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in collaboration with The English Department, Hunter College, CUNY, 625 Park Ave, NYC

OCTOBER 22-25, 2015 at Hunter College, NYC
Individual Session Tickets: $15; $12 IAAC members/Hunter College Faculty & Students
- See Schedule below
Daily Pass (includes all daytime sessions on either the 24th or the 25th):
$50; $40 IAAC members/Hunter College Faculty & Students Buy Tickets
Festival Pass (includes all Lit Fest events and sessions)
$150; $120 IAAC members/Hunter College Faculty & Students Buy Tickets
October 25th, 2015
Session 1A : 10:45 - 11:45 am
Over-Exposed and Invisible: Writing the South Asian Muslim Experience
Authors: Kavitha Rajagopolan, Tanwi Nandini Islam, Moustafa Bayoumi
Moderator/Author: Marina Budhos

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Writing is an intimate act. But news about Islam, the war on terror, ISIS, and Muslims daily blares in the public sphere. How to bring to light an experience that is both over-exposed and invisible? As a writer creating literature about the South Asian Muslim experience, how does one manage the balance of private and public? Does one write to counter Islamophobia and stereotpyes? Or simply stay true to one’s own private vision? What are the particular challenges of creating a literature of the South Asian Muslim experience? Authors Marina Budhos, Tanwi Nandini Islam and Kavitha Rajgopolan will share their own experiences as authors writing fiction and nonfiction on the South Asian Muslim experience.
Kavitha RajagopalanKavitha Rajagopalan is a senior fellow at the Carnegie Council for Ethics in International Affairs and at the World Policy Institute, where she specializes in global migration and diverse cities. She is the author of Muslims of Metropolis: The Stories of Three Immigrant Families in the West (Rutgers University Press 2008), which was the finalist for the Twelfth Asian American Literary Award in Nonfiction. She writes and comments widely on various issues related to migration and diversity, previously as an oped columnist for PBS and Newsday, as a contributor to various policy magazines and scholarly journals, as a reviewer for The Feminist Review and The LA Review of Books, and as a contributor to two books on education in pluralist societies. She is co-author of a book on educational assessment (Palgrave Macmillan 2015) and is at work on a literary nonfiction book about undocumented migration worldwide. More>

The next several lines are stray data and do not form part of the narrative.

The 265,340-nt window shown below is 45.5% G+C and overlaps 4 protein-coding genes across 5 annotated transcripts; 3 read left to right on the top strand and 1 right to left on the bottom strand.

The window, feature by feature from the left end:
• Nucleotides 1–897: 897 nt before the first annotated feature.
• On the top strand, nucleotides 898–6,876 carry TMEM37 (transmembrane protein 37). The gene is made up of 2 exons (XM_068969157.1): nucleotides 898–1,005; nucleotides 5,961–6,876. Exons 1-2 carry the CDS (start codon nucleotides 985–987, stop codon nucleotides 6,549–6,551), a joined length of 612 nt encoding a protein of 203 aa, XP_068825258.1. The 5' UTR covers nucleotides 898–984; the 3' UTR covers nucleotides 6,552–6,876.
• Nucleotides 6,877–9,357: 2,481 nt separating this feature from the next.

Muslims of MetropolisIn Muslims of Metropolis, Kavitha Rajagopalan takes a much-needed step in personalizing and humanizing our understanding of the Muslim diaspora. Tracing the stories of three very different families-a Palestinian family moving to London, a Kurdish family moving to Berlin, and a Bangladeshi family moving to New York-she reveals a level of complexity and nuance that is seldom considered. Through their voices and in their words, Rajagopalan describes what prompted these families to leave home, what challenges they faced in adjusting to their new lives, and how they came to view their place in society. Interviews with community leaders, social justice organizations, and with academics and political experts in each of the countries add additional layers of insight to how broad political issues, like nationalist conflict, immigration reform, and antiterrorism strategies affect the lives of Muslims who have migrated in search of economic stability and personal happiness.

Tanwi Nandini IslamTanwi Nandini Islam is a writer, multimedia artist, and founder of Hi Wildflower Botanica, a handcrafted natural perfume and skincare line. Her writing has appeared on Elle.com, Fashionista.com, and Billboard.com, and in the Feminist Wire, Open City, and Hyphen magazine. A graduate of Vassar College and Brooklyn College’s MFA program, she lives in Brooklyn. You can visit her website at www.tanwinandini.com.
Bright LinesBright Lines is a fresh, dynamic new voice in literary fiction, and she writes passionately about the complex political and cultural histories of her Bangladeshi-American characters. In this magnetic debut novel, Tanwi tells the powerful story of one family and three young women coming of age in Brooklyn and Bangladesh.

Inspired in part by Tanwi’s trips to Bangladesh to visit the village where her parents grew up and to research the Bangladesh Liberation War, Bright Lines’s vibrant narrative encompasses issues of immigration, feminism, gender, coming of age, botany, and fashion. Fans of Junot Díaz, Dinaw Mengestu, Chimamanda Ngozi Adichie, NoViolet Bulawayo, and Jhumpa Lahiri are sure to be captured by Tanwi’s energetic prose and her deep understanding of the ways in which different generations come to live in America.

Moustafa BayoumiMoustafa Bayoumi is the author of the critically acclaimed How Does It Feel To Be a Problem?: Being Young and Arab in America (Penguin), which won an American Book Award and the Arab American Book Award for Non-Fiction, and This Muslim American Life: Dispatches from the War on Terror. His writing has appeared in The New York Times Magazine, New York Magazine, The Guardian, The National, CNN.com, The London Review of Books, The Nation, The Chronicle of Higher Education,The Progressive, and other places. His essay “Disco Inferno” was included in the collection Best Music Writing of 2006 (Da Capo). Bayoumi is also the co-editor of The Edward Said Reader (Vintage) and editor of Midnight on the Mavi Marmara: the Attack on the Gaza Freedom Flotilla and How It Changed the Course of the Israel/Palestine Conflict (O/R Books & Haymarket Books). With Lizzy Ratner, he also co-edited a special issue of The Nation magazine on Islamophobia (July 2-9, 2012). More>